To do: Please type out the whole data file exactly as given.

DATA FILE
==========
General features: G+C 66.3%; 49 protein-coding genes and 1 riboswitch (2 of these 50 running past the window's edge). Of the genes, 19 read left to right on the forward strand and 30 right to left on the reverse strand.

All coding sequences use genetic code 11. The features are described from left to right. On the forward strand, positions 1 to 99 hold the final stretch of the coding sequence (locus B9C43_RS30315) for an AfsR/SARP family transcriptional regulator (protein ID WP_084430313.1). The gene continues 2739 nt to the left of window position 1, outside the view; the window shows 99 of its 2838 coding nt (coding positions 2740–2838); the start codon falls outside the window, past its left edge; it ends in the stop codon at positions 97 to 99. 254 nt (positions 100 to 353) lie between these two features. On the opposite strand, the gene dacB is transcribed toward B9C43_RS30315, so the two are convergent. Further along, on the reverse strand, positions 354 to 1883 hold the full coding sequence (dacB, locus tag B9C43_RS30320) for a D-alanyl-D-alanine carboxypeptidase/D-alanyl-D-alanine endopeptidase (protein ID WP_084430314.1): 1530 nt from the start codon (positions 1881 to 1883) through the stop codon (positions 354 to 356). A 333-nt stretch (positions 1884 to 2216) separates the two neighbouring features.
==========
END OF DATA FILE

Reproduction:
General features: G+C 66.3%; 49 protein-coding genes and 1 riboswitch (2 of these 50 running past the window's edge). Of the genes, 19 read left to right on the forward strand and 30 right to left on the reverse strand.

All coding sequences use genetic code 11. The features are described from left to right. On the forward strand, positions 1 to 99 hold the final stretch of the coding sequence (locus B9C43_RS30315) for an AfsR/SARP family transcriptional regulator (protein ID WP_084430313.1). The gene continues 2739 nt to the left of window position 1, outside the view; the window shows 99 of its 2838 coding nt (coding positions 2740–2838); the start codon falls outside the window, past its left edge; it ends in the stop codon at positions 97 to 99. 254 nt (positions 100 to 353) lie between these two features. On the opposite strand, the gene dacB is transcribed toward B9C43_RS30315, so the two are convergent. Further along, on the reverse strand, positions 354 to 1883 hold the full coding sequence (dacB, locus tag B9C43_RS30320) for a D-alanyl-D-alanine carboxypeptidase/D-alanyl-D-alanine endopeptidase (protein ID WP_084430314.1): 1530 nt from the start codon (positions 1881 to 1883) through the stop codon (positions 354 to 356). A 333-nt stretch (positions 1884 to 2216) separates the two neighbouring features.